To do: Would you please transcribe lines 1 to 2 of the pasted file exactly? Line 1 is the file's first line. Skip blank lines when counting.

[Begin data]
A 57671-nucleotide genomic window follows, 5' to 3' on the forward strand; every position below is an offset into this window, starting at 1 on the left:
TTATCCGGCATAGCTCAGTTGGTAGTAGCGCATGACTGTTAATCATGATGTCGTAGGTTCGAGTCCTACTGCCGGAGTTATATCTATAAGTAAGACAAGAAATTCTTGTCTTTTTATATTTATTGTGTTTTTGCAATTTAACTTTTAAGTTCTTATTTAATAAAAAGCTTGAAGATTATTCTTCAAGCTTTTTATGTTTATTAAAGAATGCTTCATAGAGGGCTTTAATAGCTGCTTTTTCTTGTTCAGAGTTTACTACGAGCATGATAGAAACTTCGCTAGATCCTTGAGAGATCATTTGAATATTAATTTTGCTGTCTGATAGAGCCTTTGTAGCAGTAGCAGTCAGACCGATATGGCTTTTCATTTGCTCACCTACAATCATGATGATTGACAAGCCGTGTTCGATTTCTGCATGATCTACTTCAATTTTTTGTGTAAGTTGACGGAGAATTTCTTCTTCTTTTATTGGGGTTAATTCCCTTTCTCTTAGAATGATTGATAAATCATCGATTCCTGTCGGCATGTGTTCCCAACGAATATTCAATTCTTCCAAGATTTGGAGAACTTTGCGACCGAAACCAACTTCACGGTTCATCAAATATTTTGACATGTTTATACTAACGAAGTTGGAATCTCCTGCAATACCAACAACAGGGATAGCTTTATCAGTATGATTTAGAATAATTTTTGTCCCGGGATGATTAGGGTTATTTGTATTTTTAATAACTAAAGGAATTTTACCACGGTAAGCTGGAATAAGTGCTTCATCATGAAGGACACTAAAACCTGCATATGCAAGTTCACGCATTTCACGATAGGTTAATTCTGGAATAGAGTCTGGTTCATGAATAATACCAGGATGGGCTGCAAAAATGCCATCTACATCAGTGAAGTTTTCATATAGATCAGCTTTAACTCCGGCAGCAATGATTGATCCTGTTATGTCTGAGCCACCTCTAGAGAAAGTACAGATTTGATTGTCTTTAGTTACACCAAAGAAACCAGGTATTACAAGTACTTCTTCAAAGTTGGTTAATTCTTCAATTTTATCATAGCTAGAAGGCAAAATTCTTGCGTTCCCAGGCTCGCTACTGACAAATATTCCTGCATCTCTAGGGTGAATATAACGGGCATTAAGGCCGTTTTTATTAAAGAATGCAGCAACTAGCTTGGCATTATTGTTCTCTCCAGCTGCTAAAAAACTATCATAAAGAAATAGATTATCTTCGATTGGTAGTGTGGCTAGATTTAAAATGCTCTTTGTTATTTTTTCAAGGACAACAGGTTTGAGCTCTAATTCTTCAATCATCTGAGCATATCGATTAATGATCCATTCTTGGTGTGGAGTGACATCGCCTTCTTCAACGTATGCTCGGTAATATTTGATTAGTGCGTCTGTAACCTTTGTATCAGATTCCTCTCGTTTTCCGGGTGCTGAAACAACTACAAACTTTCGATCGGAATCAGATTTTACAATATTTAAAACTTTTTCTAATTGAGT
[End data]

A 57671-nucleotide genomic window follows, 5' to 3' on the forward strand; every position below is an offset into this window, starting at 1 on the left:
TTATCCGGCATAGCTCAGTTGGTAGTAGCGCATGACTGTTAATCATGATGTCGTAGGTTCGAGTCCTACTGCCGGAGTTATATCTATAAGTAAGACAAGAAATTCTTGTCTTTTTATATTTATTGTGTTTTTGCAATTTAACTTTTAAGTTCTTATTTAATAAAAAGCTTGAAGATTATTCTTCAAGCTTTTTATGTTTATTAAAGAATGCTTCATAGAGGGCTTTAATAGCTGCTTTTTCTTGTTCAGAGTTTACTACGAGCATGATAGAAACTTCGCTAGATCCTTGAGAGATCATTTGAATATTAATTTTGCTGTCTGATAGAGCCTTTGTAGCAGTAGCAGTCAGACCGATATGGCTTTTCATTTGCTCACCTACAATCATGATGATTGACAAGCCGTGTTCGATTTCTGCATGATCTACTTCAATTTTTTGTGTAAGTTGACGGAGAATTTCTTCTTCTTTTATTGGGGTTAATTCCCTTTCTCTTAGAATGATTGATAAATCATCGATTCCTGTCGGCATGTGTTCCCAACGAATATTCAATTCTTCCAAGATTTGGAGAACTTTGCGACCGAAACCAACTTCACGGTTCATCAAATATTTTGACATGTTTATACTAACGAAGTTGGAATCTCCTGCAATACCAACAACAGGGATAGCTTTATCAGTATGATTTAGAATAATTTTTGTCCCGGGATGATTAGGGTTATTTGTATTTTTAATAACTAAAGGAATTTTACCACGGTAAGCTGGAATAAGTGCTTCATCATGAAGGACACTAAAACCTGCATATGCAAGTTCACGCATTTCACGATAGGTTAATTCTGGAATAGAGTCTGGTTCATGAATAATACCAGGATGGGCTGCAAAAATGCCATCTACATCAGTGAAGTTTTCATATAGATCAGCTTTAACTCCGGCAGCAATGATTGATCCTGTTATGTCTGAGCCACCTCTAGAGAAAGTACAGATTTGATTGTCTTTAGTTACACCAAAGAAACCAGGTATTACAAGTACTTCTTCAAAGTTGGTTAATTCTTCAATTTTATCATAGCTAGAAGGCAAAATTCTTGCGTTCCCAGGCTCGCTACTGACAAATATTCCTGCATCTCTAGGGTGAATATAACGGGCATTAAGGCCGTTTTTATTAAAGAATGCAGCAACTAGCTTGGCATTATTGTTCTCTCCAGCTGCTAAAAAACTATCATAAAGAAATAGATTATCTTCGATTGGTAGTGTGGCTAGATTTAAAATGCTCTTTGTTATTTTTTCAAGGACAACAGGTTTGAGCTCTAATTCTTCAATCATCTGAGCATATCGATTAATGATCCATTCTTGGTGTGGAGTGACATCGCCTTCTTCAACGTATGCTCGGTAATATTTGATTAGTGCGTCTGTAACCTTTGTATCAGATTCCTCTCGTTTTCCGGGTGCTGAAACAACTACAAACTTTCGATCGGAATCAGATTTTACAATATTTAAAACTTTTTCTAATTGAGT